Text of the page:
Noura’s Dream (2019)
Cast: Hend Sabry, Lotfi Abdeli , Hakim Boumasoudi
Director and screen writer: Hind Boujemaa
Synopsis: Hend Sabry stars as a working class woman named Noura who is raising three children while her husband is in jail. Not satisfied in her marital life, Noura dreams of a better life with her lover Lasaad. To make her dream come true, Noura tries to get divorced from her husband, Jamel. Yet, before fulfilling her wish, Jamel gets out of prison. Throughout the film, we will discover whether Nour’s dream is to be feasible or utopian and illusory.
Genre: Noura’s Dream is a Tunisian-Belgian feature drama film that won Tanit d’Or JCC prize in 2019.
Because of the realistic aspect of the film, the three main characters are very close to Tunisians’ everyday life. They have portrayed their roles successfully. The film maker has chosen actors who all of them shine in their respective roles. Hend Sabry in her role of Noura has good acting skills and she is the right fit for the role whereas Lasaad, despite his excellent acting talent, I believe that he is not the right fit for the role of lover.
The film tutorial
Plot:The film opens with Noura Gargouri, the main female character, in a romantic scene with Lasaad, her lover. We realize throughout the film that Noura is married to Jamel, who is in jail and then we know that she is not satisfied with her husband, bandit and irresponsible. After his repetitive imprisonment, she loses her excitement and falls in love with Lasaad with whom she decides to build a new life and dream about a better future for her as well as her children. Both of them planned to get married after she divorces Jamel. Yet, all of a sudden Jamel goes out of prison. At this stage, actions start to intertwine and get closer to the climax. Noura becomes unable to step further towards her dream as she is trapped incapable to choose between her lover, husband, children or the system and society.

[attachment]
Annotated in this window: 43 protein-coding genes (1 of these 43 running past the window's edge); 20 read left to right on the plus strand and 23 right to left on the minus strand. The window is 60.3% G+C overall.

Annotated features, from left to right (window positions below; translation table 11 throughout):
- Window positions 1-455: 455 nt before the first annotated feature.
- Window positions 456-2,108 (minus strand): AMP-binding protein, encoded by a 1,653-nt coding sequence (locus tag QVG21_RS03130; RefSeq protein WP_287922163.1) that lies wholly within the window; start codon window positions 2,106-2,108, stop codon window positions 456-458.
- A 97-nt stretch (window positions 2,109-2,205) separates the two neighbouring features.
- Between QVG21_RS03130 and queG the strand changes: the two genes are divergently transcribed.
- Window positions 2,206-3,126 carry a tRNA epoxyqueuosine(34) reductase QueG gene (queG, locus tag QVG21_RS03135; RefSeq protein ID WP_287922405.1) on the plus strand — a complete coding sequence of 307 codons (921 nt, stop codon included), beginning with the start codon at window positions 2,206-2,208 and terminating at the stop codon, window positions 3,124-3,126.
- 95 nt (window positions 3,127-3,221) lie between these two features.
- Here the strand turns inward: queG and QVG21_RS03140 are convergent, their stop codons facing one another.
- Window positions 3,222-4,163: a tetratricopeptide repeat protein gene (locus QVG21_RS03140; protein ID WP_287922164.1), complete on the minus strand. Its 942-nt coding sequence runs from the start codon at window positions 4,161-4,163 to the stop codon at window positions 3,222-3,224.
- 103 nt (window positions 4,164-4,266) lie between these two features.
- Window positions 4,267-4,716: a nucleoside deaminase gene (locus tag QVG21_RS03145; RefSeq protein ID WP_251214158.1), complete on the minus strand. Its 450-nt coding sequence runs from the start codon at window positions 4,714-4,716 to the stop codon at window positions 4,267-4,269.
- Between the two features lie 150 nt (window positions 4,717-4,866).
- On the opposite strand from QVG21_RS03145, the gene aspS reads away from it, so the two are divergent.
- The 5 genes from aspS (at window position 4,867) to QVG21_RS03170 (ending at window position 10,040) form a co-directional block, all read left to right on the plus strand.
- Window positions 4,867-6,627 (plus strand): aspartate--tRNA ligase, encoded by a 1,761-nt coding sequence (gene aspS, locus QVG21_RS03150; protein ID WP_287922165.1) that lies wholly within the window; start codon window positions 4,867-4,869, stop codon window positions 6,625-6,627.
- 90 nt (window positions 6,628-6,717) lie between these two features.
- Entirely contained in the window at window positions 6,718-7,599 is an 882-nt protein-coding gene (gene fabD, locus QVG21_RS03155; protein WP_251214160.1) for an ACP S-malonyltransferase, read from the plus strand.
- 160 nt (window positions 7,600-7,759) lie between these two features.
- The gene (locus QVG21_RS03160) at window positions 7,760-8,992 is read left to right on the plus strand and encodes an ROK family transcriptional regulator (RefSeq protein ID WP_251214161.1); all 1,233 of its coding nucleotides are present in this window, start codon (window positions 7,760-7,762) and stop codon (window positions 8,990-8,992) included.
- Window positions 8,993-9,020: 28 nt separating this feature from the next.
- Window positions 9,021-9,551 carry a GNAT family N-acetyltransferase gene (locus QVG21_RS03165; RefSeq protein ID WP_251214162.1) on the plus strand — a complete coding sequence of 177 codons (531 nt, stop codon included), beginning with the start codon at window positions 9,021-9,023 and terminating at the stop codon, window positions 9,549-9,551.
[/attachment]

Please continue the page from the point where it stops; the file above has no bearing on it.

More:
The plot is absolutely touching as it deals with realistic issue that of “infidelity” and Tunisian women versus social codes. We can notice that the flow of actions is flat and this is compensated by the presence of Hend Sabry, alias Julia Roberts of Nile. Throughout the film, she uses street language, wears low quality clothes and easily slips into a working class woman skin.
As far as the language is concerned, characters use slang and even dirty words. This type of language is used for emotional expression. It expresses rebellion and fury. Actually, it has an important role in the conversation. This reminds us of the scene when Jamel gathers his family around a dinner table and asks his eldest son whether he knows about his mother’s love affair. He says: “for how long does your mother fuck with Lasaad?” and the word “fuck” is usually said in the Tunisian street language which is not common in Tunisian cinema. Despite its shocking effect on the audience, it makes the film more authentic and real. Yet, I, strictly, do not recommend parents to bring their children to watch this film. In fact, this is what impells me to say that this movie has abused the innocence of children acting in the film. I think that such expressions should not be used in front of children because they are still unable to differentiate between acting and reality.